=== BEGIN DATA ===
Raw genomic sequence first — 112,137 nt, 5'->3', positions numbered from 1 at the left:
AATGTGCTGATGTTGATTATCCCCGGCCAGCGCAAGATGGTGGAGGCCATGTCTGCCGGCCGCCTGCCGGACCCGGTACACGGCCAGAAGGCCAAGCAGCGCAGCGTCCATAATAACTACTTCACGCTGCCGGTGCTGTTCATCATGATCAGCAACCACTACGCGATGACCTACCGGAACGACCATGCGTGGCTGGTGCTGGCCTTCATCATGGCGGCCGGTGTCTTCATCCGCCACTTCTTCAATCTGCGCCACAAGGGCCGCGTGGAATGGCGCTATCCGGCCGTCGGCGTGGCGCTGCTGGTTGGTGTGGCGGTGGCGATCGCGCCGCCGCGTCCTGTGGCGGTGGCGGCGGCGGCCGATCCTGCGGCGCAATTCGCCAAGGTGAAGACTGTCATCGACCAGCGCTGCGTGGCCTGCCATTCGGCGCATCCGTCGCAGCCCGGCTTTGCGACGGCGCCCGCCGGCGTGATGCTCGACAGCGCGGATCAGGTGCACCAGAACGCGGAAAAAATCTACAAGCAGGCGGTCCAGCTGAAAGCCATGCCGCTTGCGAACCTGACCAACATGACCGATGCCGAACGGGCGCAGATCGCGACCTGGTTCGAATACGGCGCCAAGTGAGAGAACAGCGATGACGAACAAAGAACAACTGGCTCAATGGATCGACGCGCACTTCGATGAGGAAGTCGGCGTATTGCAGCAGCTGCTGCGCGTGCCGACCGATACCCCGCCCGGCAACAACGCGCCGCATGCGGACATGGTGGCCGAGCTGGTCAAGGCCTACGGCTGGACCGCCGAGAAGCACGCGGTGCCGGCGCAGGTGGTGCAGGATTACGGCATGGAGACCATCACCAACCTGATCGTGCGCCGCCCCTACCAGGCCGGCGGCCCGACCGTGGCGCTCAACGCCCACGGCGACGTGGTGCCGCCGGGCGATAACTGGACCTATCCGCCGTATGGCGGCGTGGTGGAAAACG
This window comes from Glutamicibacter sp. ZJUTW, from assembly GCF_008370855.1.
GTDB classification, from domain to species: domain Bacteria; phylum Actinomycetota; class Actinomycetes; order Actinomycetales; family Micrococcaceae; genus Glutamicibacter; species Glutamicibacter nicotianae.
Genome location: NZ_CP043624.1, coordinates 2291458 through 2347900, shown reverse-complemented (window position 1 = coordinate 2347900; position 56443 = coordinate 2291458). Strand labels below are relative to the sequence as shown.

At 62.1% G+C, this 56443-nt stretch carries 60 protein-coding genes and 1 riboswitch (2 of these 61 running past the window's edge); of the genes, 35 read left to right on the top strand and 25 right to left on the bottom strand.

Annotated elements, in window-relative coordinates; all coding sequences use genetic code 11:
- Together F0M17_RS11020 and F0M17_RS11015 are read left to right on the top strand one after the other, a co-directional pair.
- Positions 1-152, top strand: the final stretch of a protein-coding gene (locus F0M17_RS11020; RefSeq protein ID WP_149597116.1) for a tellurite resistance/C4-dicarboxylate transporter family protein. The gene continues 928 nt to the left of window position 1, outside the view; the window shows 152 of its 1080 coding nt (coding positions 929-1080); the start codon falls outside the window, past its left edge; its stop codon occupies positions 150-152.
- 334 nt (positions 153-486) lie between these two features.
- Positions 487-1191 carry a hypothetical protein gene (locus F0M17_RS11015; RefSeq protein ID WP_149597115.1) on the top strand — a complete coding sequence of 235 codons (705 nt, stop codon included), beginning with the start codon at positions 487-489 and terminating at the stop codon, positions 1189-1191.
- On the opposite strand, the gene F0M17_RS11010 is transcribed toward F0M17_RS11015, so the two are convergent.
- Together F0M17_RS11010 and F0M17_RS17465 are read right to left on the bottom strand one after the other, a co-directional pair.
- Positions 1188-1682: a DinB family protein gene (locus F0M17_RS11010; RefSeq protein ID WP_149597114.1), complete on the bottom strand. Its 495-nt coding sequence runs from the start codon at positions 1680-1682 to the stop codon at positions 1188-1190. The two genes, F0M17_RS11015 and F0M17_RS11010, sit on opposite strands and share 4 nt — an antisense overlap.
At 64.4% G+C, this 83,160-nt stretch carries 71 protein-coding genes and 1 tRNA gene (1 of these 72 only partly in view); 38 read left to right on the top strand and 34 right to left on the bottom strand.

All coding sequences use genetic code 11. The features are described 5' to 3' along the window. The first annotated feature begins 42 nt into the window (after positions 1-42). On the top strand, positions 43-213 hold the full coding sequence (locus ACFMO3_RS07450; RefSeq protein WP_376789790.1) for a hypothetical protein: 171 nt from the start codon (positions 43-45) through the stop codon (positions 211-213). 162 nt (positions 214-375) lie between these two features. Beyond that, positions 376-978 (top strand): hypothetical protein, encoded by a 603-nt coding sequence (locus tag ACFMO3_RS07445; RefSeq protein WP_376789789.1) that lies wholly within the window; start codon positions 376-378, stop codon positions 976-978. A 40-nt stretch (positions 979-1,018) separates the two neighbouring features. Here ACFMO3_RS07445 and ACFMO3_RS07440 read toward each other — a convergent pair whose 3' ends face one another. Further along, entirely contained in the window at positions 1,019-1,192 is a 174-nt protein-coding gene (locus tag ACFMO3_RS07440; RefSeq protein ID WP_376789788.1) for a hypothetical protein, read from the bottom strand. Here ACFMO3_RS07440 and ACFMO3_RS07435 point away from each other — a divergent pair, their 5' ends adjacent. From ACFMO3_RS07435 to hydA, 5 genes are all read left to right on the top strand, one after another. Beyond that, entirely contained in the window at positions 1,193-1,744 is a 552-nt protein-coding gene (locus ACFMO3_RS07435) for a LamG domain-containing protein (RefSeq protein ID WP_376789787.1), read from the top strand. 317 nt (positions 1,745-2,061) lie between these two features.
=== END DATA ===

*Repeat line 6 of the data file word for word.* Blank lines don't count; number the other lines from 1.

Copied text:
At 62.1% G+C, this 56443-nt stretch carries 60 protein-coding genes and 1 riboswitch (2 of these 61 running past the window's edge); of the genes, 35 read left to right on the top strand and 25 right to left on the bottom strand.